Mexico, Chile and Costa Rica led Latin America on Thursday, becoming the first countries in the region to begin administering COVID-19 vaccines. Photo by Sashenka Gutierrez/EPA-EFE
Dec. 24 (UPI) -- Mexico, Chile and Costa Rica became the first countries in Latin America to begin administering COVID-19 vaccines on Thursday.
Mexico administered the Pfizer-BioNTech vaccine to Maria Irene Ramirez, 59, the head of the intensive care unit at Ruben Lenero Hospital in Mexico City.
"This is the best gift that I could have received in 2020," she said. "We are afraid, but we have to keep going because someone has to face this fight."
The first doses of the German and U.S.-developed Pfizer-BioNTech also arrived in Costa Rica and Chile with both countries beginning vaccinations shortly after Mexico, while Argentina received 300,000 doses of Russia's Sputnik V vaccine on Thursday.
Latin America has become a hotspot for the virus with Mexico reporting 1,350,079 cases and 120,311 deaths, Chile with 594,152 cases and 16,303 deaths, while Costa Rica has 162,990 and 2,086 deaths since the start of the pandemic, according to data gathered by Johns Hopkins University.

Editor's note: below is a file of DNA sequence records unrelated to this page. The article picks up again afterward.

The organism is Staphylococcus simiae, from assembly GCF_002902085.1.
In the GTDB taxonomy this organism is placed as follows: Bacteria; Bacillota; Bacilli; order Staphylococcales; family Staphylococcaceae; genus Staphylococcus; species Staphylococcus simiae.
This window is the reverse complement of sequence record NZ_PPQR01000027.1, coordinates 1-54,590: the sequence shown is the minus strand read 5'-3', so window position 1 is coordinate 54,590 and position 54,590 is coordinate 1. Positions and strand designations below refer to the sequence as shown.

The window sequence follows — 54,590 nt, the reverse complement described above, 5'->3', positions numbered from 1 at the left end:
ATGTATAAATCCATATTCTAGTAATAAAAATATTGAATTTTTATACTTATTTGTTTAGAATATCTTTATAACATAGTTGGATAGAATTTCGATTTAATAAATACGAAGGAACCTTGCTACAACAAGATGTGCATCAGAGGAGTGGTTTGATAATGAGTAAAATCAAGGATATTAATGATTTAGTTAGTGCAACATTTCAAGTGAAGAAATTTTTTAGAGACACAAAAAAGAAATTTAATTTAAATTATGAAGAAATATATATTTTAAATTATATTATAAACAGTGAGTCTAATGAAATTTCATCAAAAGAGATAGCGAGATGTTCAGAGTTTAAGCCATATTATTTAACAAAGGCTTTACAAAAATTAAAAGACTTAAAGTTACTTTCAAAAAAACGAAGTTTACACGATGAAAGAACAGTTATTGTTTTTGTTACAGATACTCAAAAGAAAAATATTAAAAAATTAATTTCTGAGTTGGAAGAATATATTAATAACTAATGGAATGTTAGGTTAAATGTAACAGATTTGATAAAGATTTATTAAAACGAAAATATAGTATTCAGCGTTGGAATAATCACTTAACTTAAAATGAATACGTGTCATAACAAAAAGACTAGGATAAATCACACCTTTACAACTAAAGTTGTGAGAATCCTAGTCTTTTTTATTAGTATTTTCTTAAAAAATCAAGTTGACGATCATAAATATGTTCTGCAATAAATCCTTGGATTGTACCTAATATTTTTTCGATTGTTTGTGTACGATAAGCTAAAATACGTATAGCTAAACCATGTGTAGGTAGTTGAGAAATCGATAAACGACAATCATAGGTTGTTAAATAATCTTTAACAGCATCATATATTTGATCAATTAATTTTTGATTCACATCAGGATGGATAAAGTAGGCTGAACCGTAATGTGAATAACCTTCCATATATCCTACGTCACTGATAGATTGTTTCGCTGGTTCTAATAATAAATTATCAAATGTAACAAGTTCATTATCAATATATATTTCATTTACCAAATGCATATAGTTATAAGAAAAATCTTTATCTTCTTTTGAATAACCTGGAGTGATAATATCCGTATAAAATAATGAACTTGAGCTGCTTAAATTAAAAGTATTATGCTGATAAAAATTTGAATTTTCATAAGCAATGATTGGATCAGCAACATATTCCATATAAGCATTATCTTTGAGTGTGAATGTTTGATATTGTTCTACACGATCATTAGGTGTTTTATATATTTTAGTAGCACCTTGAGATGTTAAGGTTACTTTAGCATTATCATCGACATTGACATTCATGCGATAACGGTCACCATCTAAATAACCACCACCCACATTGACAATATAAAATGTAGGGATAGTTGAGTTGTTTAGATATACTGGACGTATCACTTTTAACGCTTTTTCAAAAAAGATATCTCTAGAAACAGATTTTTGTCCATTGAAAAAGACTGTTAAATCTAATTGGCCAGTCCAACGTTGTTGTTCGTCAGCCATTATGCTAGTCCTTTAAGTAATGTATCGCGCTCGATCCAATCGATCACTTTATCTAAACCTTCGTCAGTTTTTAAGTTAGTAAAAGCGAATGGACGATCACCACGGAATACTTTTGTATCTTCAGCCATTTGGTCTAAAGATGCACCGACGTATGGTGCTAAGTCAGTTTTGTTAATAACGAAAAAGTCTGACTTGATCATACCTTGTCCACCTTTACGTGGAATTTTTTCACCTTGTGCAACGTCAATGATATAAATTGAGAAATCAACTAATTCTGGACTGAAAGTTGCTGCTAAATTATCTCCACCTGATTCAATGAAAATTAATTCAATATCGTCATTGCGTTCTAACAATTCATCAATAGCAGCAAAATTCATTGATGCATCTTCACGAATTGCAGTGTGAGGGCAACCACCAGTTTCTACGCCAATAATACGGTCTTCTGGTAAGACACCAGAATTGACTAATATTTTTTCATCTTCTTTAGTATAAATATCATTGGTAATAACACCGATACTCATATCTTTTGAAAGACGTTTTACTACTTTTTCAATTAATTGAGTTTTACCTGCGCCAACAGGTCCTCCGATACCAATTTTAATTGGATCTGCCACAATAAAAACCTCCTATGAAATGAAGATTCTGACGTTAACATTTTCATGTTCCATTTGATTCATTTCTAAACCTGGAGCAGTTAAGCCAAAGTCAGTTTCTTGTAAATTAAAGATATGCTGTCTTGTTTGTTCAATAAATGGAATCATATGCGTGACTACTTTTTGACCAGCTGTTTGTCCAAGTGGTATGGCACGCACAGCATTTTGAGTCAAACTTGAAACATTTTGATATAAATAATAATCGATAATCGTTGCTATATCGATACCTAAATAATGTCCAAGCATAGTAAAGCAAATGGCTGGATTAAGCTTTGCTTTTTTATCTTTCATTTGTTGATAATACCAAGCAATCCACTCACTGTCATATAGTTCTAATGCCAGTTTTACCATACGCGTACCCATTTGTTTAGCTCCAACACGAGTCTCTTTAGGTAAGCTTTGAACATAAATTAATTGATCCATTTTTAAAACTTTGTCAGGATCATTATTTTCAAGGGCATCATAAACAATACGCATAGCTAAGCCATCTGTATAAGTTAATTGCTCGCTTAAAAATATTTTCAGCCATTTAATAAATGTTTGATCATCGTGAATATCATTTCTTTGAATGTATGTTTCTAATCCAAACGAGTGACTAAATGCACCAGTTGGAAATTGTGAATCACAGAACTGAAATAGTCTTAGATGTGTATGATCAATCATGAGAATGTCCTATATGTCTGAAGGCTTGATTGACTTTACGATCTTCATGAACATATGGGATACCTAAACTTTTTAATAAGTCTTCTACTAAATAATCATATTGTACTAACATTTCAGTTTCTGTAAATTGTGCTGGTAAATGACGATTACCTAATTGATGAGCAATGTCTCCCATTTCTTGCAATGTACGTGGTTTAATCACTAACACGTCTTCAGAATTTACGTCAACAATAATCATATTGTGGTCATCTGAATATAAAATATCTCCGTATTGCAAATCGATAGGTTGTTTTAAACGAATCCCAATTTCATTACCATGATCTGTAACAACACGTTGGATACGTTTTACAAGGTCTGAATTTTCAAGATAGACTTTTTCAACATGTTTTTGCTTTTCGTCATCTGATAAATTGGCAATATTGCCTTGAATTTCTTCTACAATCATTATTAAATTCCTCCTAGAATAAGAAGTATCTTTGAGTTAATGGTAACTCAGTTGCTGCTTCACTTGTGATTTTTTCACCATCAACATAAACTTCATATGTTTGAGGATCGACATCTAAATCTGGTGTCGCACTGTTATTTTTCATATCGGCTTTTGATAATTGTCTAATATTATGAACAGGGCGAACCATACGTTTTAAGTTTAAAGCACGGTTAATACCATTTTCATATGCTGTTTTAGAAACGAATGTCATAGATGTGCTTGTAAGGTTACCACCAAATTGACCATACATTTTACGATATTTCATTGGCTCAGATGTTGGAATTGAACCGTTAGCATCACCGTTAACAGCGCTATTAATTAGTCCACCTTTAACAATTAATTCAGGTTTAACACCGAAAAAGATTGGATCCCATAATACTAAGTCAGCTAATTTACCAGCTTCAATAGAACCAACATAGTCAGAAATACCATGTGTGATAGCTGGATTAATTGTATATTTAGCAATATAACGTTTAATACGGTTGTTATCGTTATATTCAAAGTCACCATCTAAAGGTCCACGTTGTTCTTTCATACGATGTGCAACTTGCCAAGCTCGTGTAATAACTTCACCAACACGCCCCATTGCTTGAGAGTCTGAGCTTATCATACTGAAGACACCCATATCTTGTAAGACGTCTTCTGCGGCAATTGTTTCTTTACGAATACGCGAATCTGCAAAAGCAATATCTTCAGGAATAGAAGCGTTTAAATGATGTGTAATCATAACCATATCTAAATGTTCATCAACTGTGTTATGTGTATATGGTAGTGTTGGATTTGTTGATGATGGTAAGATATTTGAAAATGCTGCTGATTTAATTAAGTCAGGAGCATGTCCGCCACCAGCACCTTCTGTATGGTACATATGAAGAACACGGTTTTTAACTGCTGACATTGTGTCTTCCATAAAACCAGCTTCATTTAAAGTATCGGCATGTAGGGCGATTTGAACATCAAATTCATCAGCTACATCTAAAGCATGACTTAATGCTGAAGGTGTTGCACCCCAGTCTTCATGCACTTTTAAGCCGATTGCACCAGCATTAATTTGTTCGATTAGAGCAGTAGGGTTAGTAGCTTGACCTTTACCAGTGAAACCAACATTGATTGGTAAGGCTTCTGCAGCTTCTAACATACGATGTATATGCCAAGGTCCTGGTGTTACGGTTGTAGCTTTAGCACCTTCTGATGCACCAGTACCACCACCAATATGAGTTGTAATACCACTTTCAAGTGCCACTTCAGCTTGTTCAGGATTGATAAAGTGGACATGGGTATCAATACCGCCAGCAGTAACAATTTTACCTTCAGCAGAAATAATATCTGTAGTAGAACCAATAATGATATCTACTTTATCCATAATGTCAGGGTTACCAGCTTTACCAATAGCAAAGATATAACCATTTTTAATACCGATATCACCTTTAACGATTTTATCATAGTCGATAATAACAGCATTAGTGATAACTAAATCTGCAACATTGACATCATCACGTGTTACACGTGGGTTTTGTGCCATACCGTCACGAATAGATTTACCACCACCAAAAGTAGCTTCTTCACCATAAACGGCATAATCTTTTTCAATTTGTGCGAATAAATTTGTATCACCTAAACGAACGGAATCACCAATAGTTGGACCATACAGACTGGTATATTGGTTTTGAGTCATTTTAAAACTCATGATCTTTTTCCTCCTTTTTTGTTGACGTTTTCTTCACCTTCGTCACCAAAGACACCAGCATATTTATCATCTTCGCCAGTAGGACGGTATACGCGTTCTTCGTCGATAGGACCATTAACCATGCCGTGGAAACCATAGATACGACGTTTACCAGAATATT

The Mexican government has said it plans to vaccinate all health workers by the end of the first quarter of 2021.
"We are going to guarantee this health car right, with vaccines for all Mexicans," President Andres Manuel Lopez Obrador said during a press conference Thursday. "We already have the budget, with the money to purchase all the doses that are required."
Authorities in Mexico City raised the pandemic alert level in the capital to its highest level, establishing mass shutdowns with only essential businesses remaining open.
However, the federal government's response has faced criticism as it held data that indicated the capital should have locked down in early December and Lopez Obrador has refused to wear a mask and continued public rallies throughout the country.